Two fights later, Crawford was back fighting in the ring. Finally, he caught a break in 2013 when he was asked to step in on short notice to fight the dangerous Columbian knockout artists Breidis Prescott. Prescott is famous for being the first man to unlock Amir Khan's glass jaw. Crawford won by unanimous decision. It was his first ten round fight and his first ever foray in boxing's 140 pound division.

Bud Crawford's first world title came two fight later when he traveled to Glasgow, Scotland to beat Ricky Burns and capture the WBO lightweight title. One fight later, Terence Crawford arrived on the international scene with a star making performance in one of the sport's historic nights.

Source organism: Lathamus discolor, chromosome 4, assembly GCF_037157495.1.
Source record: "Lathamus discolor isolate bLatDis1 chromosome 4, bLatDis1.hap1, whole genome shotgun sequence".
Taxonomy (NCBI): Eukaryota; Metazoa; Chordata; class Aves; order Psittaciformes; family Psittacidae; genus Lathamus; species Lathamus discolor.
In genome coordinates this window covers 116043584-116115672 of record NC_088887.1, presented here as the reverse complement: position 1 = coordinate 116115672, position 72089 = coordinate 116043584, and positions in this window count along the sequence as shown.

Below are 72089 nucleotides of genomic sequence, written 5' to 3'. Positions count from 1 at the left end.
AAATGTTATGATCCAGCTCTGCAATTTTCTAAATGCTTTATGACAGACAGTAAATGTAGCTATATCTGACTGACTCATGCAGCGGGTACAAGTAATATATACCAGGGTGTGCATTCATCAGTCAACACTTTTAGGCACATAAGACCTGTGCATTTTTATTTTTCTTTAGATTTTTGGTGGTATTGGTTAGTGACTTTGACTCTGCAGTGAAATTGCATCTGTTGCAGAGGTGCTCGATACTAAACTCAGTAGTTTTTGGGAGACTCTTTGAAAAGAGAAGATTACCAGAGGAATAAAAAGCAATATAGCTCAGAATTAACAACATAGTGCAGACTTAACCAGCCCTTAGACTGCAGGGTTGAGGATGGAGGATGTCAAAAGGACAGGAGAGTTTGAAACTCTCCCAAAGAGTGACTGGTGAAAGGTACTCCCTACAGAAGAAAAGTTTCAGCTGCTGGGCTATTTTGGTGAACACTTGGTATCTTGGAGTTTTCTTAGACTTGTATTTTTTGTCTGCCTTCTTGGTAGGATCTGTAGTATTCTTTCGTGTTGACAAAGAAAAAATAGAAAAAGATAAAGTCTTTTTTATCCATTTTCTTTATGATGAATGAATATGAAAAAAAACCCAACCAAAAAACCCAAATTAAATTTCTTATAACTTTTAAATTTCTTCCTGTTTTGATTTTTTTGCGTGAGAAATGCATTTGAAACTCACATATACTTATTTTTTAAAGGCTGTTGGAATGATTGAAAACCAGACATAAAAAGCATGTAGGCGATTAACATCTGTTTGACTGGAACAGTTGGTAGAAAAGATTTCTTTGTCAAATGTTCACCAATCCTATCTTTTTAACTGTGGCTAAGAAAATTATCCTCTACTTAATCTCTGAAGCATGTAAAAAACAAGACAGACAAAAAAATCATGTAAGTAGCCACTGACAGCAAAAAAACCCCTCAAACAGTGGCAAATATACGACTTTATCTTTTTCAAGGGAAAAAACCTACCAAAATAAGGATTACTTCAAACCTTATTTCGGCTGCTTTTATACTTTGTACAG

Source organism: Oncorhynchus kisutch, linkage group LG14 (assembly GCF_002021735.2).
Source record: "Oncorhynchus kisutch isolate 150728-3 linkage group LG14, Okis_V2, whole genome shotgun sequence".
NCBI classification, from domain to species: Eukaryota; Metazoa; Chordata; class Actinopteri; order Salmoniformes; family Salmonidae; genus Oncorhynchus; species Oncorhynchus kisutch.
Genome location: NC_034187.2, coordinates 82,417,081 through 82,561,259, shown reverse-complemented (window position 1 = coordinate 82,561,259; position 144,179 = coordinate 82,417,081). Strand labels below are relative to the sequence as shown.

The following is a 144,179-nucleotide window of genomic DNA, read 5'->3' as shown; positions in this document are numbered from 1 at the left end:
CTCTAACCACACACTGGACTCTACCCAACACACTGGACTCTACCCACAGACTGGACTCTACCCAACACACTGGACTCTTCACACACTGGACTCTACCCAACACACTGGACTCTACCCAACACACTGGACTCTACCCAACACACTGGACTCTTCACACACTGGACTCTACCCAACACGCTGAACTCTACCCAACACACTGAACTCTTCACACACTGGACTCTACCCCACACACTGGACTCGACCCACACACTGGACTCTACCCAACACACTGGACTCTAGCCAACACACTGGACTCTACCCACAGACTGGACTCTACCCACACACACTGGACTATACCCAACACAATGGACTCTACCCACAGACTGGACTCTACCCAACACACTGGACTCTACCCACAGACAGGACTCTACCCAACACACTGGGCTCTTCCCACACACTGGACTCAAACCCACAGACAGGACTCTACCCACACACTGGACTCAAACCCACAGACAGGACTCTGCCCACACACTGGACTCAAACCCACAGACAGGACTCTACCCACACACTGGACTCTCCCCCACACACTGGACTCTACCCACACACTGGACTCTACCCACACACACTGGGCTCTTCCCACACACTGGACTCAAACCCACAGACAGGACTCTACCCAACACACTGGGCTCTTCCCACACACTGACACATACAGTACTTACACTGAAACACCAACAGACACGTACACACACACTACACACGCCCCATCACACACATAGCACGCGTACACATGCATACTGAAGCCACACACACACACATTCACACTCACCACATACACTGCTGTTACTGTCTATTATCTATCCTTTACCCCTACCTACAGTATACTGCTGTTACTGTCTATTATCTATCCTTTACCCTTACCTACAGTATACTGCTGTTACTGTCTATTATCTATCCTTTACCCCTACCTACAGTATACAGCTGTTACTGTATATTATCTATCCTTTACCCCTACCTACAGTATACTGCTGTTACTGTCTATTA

Historic Performance

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Although he hailed from Omaha, Nebraska, Terence Crawford never fought in his hometown as a professional boxer. More interesting than that, Omaha had hosted only one boxing world title bout in its history and that was in 1972 when then heavyweight champion Joe Frazier took on local boy Ron Stander. Smokin' Joe smoked Stander in four rounds and since then, Omaha has never seen a major boxing bout nor had a major boxing star.

Terence Crawford changed all that when he stopped the previously unbeaten Cuban Yuriorkis Gamboa in nine rounds, in front of a full house crowd at Omaha's Century Link Center. Crawford dazzled the crowd with his switch hitting skills and scored two knockdowns before putting Gamboa away. With the win, Crawford didn't just retain his WBO belt, he became boxing's newest star.